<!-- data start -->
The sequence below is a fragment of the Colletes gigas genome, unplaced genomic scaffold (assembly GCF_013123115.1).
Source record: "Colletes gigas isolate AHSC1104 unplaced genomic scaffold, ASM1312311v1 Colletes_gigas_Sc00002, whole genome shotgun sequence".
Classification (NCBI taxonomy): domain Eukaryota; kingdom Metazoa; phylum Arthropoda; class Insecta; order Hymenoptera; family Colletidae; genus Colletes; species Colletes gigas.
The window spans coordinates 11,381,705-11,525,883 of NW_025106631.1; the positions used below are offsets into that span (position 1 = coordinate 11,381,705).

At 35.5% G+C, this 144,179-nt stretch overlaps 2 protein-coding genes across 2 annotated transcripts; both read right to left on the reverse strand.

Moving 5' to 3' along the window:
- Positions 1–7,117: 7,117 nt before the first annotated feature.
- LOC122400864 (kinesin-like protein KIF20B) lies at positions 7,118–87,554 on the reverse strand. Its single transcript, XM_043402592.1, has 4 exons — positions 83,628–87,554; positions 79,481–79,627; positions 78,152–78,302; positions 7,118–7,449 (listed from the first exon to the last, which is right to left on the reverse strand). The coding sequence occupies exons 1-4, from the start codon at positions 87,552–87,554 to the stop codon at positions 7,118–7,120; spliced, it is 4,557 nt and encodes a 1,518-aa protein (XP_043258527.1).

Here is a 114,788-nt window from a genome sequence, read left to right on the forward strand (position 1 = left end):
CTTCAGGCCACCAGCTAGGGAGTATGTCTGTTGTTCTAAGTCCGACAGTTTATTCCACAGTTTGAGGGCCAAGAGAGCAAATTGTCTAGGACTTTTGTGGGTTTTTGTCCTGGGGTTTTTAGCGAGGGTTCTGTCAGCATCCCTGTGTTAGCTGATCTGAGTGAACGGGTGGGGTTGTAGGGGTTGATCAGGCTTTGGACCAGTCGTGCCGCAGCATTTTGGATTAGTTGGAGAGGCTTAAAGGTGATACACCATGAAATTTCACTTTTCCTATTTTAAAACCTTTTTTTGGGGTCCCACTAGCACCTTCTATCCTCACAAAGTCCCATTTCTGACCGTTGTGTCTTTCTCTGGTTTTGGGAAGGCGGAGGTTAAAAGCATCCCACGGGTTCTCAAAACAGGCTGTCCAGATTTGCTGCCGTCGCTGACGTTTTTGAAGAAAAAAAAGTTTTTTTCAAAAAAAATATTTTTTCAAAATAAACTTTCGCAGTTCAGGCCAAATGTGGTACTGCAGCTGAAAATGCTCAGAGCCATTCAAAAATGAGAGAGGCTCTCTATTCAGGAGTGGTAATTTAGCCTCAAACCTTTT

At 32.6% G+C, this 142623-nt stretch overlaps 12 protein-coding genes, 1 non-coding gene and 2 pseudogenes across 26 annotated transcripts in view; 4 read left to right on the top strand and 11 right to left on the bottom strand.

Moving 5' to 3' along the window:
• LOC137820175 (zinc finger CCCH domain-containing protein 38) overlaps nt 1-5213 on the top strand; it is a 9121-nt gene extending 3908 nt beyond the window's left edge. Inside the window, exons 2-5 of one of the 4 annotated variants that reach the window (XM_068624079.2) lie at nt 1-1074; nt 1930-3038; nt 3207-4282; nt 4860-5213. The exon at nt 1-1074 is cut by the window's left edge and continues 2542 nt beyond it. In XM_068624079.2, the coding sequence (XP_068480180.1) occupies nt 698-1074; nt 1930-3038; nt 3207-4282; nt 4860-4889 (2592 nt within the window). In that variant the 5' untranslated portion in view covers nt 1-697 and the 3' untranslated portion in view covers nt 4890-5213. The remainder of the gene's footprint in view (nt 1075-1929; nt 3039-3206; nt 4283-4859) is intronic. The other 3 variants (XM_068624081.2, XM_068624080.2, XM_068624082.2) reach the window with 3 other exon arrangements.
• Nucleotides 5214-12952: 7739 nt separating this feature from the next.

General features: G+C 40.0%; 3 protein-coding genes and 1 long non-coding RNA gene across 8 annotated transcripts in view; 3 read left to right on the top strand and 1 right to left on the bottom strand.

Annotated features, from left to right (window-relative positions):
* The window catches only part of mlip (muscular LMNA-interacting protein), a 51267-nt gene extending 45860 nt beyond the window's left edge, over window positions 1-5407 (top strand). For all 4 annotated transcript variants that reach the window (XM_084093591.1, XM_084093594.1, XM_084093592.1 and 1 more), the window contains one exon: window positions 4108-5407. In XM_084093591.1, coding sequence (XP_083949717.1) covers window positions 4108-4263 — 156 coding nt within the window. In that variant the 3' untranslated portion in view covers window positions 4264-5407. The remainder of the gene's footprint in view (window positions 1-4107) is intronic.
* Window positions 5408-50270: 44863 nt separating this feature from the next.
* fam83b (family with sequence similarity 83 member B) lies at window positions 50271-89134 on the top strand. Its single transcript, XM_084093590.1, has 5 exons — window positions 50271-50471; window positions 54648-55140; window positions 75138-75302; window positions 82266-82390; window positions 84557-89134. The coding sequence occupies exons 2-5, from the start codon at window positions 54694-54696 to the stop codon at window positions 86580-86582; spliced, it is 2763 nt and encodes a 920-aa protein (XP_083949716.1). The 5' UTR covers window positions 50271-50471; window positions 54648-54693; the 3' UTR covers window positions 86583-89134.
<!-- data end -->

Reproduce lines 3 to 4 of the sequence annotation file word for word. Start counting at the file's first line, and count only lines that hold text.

Classification (NCBI taxonomy): domain Eukaryota; kingdom Metazoa; phylum Arthropoda; class Insecta; order Hymenoptera; family Colletidae; genus Colletes; species Colletes gigas.
The window spans coordinates 11,381,705-11,525,883 of NW_025106631.1; the positions used below are offsets into that span (position 1 = coordinate 11,381,705).